Houston-based rockers Narrow Head serve up a bowl of metallic shoegaze with emo revival flair on their new album Moments of Clarity. It’s an epiphany with every bite.

Release date: February 10, 2023 | Run For Cover Records | Bandcamp | Instagram

The year is 2023. From smoke-stained file cabinets to 8-terabyte hard drives, our history is becoming exponentially precise in its archival. What does it mean to exist in the present where basically a century’s worth of culture is spiraling around and folding over on it itself? This disconcerting kaleidoscopic beauty is at the heart of Narrow Head‘s third album Moments of Clarity.

Opening track, “The Real” builds suspense with lush guitar chords then plunges headfirst into alternative rock bliss. Its bombastic drums, syrupy guitar, and soft sweet vocal melodies are reminiscent of The Smashing PumpkinsSiamese Dream. Brimming with good vibes, the chorus asks, ‘How good does it feel/To be you/To be real?‘ with a life-affirming charm. This song sets the bar really high for what’s to come.

The band doesn’t disappoint with the title track “Moments of Clarity”. It takes the optimism of the previous song in a slightly more aggressive direction. Think somewhere between the Deftones classic “Be Quiet and Drive (Far Away)” and “Seamless” by their contemporaries from across the pond, Higher Power. The tight grooves and impactful choruses make for quite a mesmerizing listen.

This is followed by the buoyant “Sunday”. It’s another uptempo, upbeat song that keeps the ball rolling. The bridge section sees a few dark clouds starting to form, but get ushered away with a cheerful-sounding guitar solo. Not for too long though, ‘cuz the next track, “Trepanation”, harnesses something evil to deliver one of the nastiest riffs and vibes on the album. Gut-wrenching lyrics like ‘Grind it down/Sinking now/Into desperation‘ and ‘Drill it in/Pull it out‘ go straight to the head.

The middle four songs on the album, despite their best intentions, are sort of a lull. “Breakup Song” has a slowcore thing going for it, kinda like Failure‘s “Stuck On You” but not quite as melodically captivating. “Fine Day” makes up for that with some dissonant chords and spaces in the arrangement for the band’s three guitar players to layer up and peel back. Kudos to the bass & drums section around the three-minute mark, and for the slow down-slash-surprise cadence at the end. Granting all of this, the song still runs a little bit too long for what it’s doing.

Then there’s “Caroline” which sees the band more wholy embracing their poppier side. It’s a solid song with obviously tight songwriting, but it’s not as spellbinding as other pop-tinged tracks like “The Real” or “Sunday” from earlier in the album. It transitions smoothly into “The World”, which stands out with its pitch-bending synth lead. It’s another good concise track that for some reason or another doesn’t quite reach greatness. Perhaps if any one of these four songs had been left out for a future EP, the mid section of the album would’ve been more robust.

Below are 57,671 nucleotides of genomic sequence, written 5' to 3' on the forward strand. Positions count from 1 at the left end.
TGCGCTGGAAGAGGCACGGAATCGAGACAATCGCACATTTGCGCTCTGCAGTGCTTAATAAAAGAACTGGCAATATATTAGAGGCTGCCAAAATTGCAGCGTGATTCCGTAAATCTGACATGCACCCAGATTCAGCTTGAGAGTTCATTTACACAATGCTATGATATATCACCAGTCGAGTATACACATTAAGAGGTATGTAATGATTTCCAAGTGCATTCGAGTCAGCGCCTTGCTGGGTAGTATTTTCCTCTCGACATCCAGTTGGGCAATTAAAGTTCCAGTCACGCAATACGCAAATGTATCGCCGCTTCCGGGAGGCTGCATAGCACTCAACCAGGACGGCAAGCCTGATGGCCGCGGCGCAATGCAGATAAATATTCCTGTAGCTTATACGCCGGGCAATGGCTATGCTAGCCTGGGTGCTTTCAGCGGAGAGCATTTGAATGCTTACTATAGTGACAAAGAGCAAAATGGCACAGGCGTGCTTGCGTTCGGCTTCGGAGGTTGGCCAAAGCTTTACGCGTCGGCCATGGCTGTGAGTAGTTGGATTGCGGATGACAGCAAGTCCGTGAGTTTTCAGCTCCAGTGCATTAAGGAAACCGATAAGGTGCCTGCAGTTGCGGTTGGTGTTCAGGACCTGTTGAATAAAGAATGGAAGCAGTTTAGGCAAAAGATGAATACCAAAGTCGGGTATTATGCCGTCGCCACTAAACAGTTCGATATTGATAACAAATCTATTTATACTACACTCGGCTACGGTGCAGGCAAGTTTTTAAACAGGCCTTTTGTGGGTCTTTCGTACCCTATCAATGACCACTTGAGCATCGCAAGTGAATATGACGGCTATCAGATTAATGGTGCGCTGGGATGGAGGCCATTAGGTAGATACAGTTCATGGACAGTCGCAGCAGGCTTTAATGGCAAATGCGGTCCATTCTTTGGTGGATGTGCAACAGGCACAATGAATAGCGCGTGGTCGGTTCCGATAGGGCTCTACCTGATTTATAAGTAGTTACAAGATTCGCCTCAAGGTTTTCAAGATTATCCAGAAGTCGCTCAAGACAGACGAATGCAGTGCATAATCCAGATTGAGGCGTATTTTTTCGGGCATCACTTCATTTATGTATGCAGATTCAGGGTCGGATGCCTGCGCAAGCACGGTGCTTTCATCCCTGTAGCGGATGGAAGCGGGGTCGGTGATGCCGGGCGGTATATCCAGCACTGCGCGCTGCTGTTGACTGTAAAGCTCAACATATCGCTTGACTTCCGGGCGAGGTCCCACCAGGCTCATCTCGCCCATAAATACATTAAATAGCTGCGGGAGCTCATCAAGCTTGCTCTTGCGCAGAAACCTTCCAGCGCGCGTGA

That hankering for robustness gets fulfilled to the max with “Gearhead”, though. The riff is mental, and they play the soft-loud thing for all its worth, even implementing a tempo change to push the contrasting parts that much further. There’s also more variation in the vocals with the inclusion of screamed lines like, ‘Face the guilt now/Bury it/Dig it up’. The early 2000’s vibe of this track shares a likeness with 36 Crazyfists‘ “Slit Wrist Theory“. That whole album (Bitterness the Star) is worth checking out if this song leaves a hard itch to scratch.

“Flesh & Solitude” is grand slam of a track as well. The riff is menacing and the groove is godly. It’s another cut that warrants a comparison to Deftones, perhaps “Battle-Axe” would go nicely back-to-back with this on a playlist. The pair possess a kind of lurching serene hostility that’s both brutal and beautiful. Screamed backup vocals make the chorus an exhilarating affair, and the drum solo at the end is unadulterated ear candy.

The album draws to a close with kind of a choose-your-own-ending vibe. There’s the twangy epic “The Comedown” whose Texas-smoked acoustic guitars, thunderous drums, and soaring choruses make it feel like a natural choice for closing the show. Then, there’s the electro-curious “Soft to Touch” whose alluring melodies, sequenced drums, and Boris-like wall-of-sound guitars give it a CD-era hidden track feel. All that said, both songs are very well executed and add to the album’s already lengthy list of highlights.

Moments of Clarity is an impressive record and feels like a big step forward for the band. Part of that is on account of their pre-production time with producer Sonny DiPerri (NIN, Protomartyr, My Bloody Valentine) who helped tighten up the songwriting and encouraged the band to venture into unfamiliar territory. However, the larger part of it is that Narrow Head are a band that understands the importance of dynamics, groove, and a sense of purpose.

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